PLOS supports authors who wish to share early versions of their research manuscripts to receive feedback before – or in parallel to – formal peer review, and encourages researchers to share via preprint servers either before or after submission to a PLOS journal. Preprints are an excellent way to:

  • Establish intellectual precedence for ideas, methods, results
  • Receive early feedback from engaged colleagues
  • Obtain and document citations to a work before publication in a peer-reviewed journal
  • Contribute to accelerating scientific discovery and increasing research efficiency

PLOS has a long-standing policy of accepting manuscripts previously posted to preprint servers, however we recently collaborated with bioRxiv to ease the process as a reflection of the importance we assign to this rapid dissemination vehicle for authors that also brings transparency to the review process. Authors can now use bioRxiv’s direct transfer to journal service drop-down menu to submit directly to PLOS. While authors posting to bioRxiv can choose the reuse options under which to make their article available (various CC BY options or no reuse), licensing terms of PLOS content has not changed. To inform authors and the public of the current and more seamless arrangement with bioRxiv we have updated our preprint policy on all journal ethical publishing practice and related manuscript sections as well as the Wikipedia page that describes the landscape of publisher’s preprint policies.

Researchers First

With preprints, authors – not publishers – are in control of when they publicly timestamp their intellectual property as well as when they want it to go for review. They decide when their research paper is ready to post and when they’re ready to submit their paper for formal peer review. In an open environment, the community can evaluate what any individual scientist’s standards are for their work and their online interaction with colleagues. By posting work and commenting on the posted work of others, authors are more in control of their own reputations. In essence, the use of preprints is analogous, in a very public and large-scale version, to the more intimate practice of sending a complete manuscript draft to a colleague to get their opinion with potential to improve the manuscript before submitting to a journal. Some have likened it to going public with a conference abstract or presentation.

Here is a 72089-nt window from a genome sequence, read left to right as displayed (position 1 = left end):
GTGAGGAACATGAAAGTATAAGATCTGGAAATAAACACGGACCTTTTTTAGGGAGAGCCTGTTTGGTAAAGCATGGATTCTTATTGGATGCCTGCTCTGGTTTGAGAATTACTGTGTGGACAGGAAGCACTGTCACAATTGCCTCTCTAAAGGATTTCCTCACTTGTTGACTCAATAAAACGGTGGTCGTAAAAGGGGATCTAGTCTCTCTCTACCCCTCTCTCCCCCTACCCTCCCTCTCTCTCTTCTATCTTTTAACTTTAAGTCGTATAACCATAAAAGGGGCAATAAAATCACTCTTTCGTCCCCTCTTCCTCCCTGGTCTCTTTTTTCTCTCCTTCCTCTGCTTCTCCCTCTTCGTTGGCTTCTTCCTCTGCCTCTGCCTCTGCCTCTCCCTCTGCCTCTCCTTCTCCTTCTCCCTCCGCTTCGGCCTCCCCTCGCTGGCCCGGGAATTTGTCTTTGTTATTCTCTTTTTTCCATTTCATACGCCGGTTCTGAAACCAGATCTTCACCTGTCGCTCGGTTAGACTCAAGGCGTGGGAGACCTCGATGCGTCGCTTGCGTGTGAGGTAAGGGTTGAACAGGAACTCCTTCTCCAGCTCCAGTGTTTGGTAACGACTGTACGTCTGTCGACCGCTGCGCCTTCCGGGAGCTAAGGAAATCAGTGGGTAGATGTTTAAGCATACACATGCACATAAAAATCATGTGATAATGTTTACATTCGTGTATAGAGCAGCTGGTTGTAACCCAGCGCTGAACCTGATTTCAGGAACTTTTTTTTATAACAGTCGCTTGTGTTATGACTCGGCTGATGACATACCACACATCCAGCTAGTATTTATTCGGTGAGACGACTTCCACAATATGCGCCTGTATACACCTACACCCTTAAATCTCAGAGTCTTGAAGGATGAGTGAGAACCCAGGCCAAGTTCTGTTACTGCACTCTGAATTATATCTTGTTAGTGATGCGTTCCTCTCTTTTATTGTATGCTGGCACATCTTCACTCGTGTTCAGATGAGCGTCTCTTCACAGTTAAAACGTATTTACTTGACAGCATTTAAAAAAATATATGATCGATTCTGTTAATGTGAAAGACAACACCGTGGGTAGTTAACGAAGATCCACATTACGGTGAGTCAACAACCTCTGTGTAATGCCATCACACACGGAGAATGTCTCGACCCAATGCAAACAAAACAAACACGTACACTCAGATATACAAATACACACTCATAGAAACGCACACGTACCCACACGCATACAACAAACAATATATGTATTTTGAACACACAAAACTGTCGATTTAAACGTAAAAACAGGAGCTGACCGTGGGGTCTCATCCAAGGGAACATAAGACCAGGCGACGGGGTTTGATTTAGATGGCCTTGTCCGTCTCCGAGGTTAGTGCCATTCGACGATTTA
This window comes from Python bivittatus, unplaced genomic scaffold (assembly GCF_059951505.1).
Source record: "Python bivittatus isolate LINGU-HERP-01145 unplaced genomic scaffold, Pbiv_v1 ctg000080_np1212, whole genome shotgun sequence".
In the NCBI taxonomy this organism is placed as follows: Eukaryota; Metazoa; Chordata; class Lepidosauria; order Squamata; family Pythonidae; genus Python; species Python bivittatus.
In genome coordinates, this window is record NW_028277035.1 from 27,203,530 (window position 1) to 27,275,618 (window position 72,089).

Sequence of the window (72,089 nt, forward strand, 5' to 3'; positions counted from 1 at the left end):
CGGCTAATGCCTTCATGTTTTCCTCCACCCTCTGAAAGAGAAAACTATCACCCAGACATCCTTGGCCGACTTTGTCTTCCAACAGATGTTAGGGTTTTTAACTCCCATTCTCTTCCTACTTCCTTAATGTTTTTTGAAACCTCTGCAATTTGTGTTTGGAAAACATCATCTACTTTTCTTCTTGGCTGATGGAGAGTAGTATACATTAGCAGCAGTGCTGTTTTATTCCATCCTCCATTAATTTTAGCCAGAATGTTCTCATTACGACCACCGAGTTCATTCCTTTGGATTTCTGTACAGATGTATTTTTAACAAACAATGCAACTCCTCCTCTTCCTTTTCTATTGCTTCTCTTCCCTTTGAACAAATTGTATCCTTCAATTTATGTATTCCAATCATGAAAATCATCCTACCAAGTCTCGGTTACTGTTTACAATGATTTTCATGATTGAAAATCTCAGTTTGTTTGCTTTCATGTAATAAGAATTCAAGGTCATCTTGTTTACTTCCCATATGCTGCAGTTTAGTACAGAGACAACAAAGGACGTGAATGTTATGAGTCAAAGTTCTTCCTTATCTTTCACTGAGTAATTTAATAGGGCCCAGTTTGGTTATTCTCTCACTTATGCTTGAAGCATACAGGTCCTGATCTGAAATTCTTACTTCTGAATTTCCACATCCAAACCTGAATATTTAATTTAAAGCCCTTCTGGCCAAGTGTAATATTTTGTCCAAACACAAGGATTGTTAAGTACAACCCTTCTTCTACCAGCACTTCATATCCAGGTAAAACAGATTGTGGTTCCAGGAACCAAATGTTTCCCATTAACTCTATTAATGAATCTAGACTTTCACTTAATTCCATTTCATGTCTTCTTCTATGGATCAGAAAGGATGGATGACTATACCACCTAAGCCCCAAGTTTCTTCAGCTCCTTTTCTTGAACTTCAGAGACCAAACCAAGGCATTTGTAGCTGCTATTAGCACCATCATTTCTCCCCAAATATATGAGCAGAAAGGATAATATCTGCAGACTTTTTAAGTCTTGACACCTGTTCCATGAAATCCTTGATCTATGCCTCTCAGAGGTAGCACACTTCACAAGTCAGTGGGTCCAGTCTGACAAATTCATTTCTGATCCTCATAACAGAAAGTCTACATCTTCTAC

How it Works

In the same way that not all Open Access is created equal, not all preprint servers work the same way. Launched in 2013 by Cold Spring Harbor Laboratory, bioRxiv is now in its third year with more than 5,000 preprints posted to the site and more than 1 million article views each month. At bioRxiv, all posted research papers receive a digital object identifier (DOI) that remains associated with the original preprint. When a manuscript is transferred to PLOS from bioRxiv, PLOS stores the preprint DOI; if that manuscript is accepted for publication it then receives a PLOS DOI and we deposit both the preprint and the final article DOI to CrossRef so the two works can be associated with each other.

Importantly, whether posting a preprint or submitting to a journal, authors can help themselves ensure full recognition for both the preprint and the final article by including their ORCID iD at all times.

At PLOS, preprints are acceptable resources for inclusion in the reference section of an article. Should anyone follow a link from an article citation to a preprint that has subsequently been peer reviewed and published, they would be directed from the preprint to the article on the PLOS journal website.

DOI: 10.1371/journal.pone.0164504

 

Value Perspective

Preprints do not diminish the need for reputable peer-reviewed journals. In fact, the combination provides scientists the best of both worlds; preprints accelerate making work public and provide an opportunity for early feedback for those willing to share their work whereas journals provide a mechanism for formal assessment, curation and dissemination. Journals reinforce standards for ethical and reporting guidelines, plagiarism checks, conflicts of interest and work with organizations such as CrossRef to ensure seamless and complete metadata transfer. Publishing in journals has the added benefits of validating the quality of work through rigorous peer review; placing work in context through perspectives, editorials and incorporation into collections; providing opportunities for online dialogue with authors through PLOS Science Wednesday AMAs and tracking article influence through Article-Level Metrics. Our current work with bioRxiv is one more example of how we are putting researchers at the center of science communication and placing authors in control of their manuscripts. In the future, expansion of Aperta to the full suite of PLOS journals and incorporating aspects of community review to our processes will place PLOS in the space necessary to accelerate dissemination of research results and conversation surrounding a scholarly work.